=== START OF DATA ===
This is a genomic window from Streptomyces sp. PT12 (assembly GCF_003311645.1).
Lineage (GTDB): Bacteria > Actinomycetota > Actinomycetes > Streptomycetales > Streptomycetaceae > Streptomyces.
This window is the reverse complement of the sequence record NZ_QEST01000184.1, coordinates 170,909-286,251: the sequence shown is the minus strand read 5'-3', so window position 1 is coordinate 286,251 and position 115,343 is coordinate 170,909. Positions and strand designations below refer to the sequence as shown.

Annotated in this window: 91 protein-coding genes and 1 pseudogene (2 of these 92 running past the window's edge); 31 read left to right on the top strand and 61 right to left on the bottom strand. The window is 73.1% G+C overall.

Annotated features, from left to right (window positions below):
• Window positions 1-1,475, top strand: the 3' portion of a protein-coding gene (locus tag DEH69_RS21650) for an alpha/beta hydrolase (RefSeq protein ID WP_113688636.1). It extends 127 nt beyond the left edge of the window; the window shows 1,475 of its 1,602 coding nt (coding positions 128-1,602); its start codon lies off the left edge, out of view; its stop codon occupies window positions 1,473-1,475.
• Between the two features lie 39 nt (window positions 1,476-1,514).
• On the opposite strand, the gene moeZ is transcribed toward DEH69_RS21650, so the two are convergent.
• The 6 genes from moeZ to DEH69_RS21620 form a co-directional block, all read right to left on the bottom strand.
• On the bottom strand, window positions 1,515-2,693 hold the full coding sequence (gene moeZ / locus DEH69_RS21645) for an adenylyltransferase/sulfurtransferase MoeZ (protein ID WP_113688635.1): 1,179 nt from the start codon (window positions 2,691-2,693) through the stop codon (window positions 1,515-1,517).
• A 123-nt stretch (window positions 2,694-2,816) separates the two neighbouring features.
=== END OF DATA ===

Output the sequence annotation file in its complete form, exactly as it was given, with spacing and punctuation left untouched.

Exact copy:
This is a genomic window from Streptomyces sp. PT12 (assembly GCF_003311645.1).
Lineage (GTDB): Bacteria > Actinomycetota > Actinomycetes > Streptomycetales > Streptomycetaceae > Streptomyces.
This window is the reverse complement of the sequence record NZ_QEST01000184.1, coordinates 170,909-286,251: the sequence shown is the minus strand read 5'-3', so window position 1 is coordinate 286,251 and position 115,343 is coordinate 170,909. Positions and strand designations below refer to the sequence as shown.

Annotated in this window: 91 protein-coding genes and 1 pseudogene (2 of these 92 running past the window's edge); 31 read left to right on the top strand and 61 right to left on the bottom strand. The window is 73.1% G+C overall.

Annotated features, from left to right (window positions below):
• Window positions 1-1,475, top strand: the 3' portion of a protein-coding gene (locus tag DEH69_RS21650) for an alpha/beta hydrolase (RefSeq protein ID WP_113688636.1). It extends 127 nt beyond the left edge of the window; the window shows 1,475 of its 1,602 coding nt (coding positions 128-1,602); its start codon lies off the left edge, out of view; its stop codon occupies window positions 1,473-1,475.
• Between the two features lie 39 nt (window positions 1,476-1,514).
• On the opposite strand, the gene moeZ is transcribed toward DEH69_RS21650, so the two are convergent.
• The 6 genes from moeZ to DEH69_RS21620 form a co-directional block, all read right to left on the bottom strand.
• On the bottom strand, window positions 1,515-2,693 hold the full coding sequence (gene moeZ / locus DEH69_RS21645) for an adenylyltransferase/sulfurtransferase MoeZ (protein ID WP_113688635.1): 1,179 nt from the start codon (window positions 2,691-2,693) through the stop codon (window positions 1,515-1,517).
• A 123-nt stretch (window positions 2,694-2,816) separates the two neighbouring features.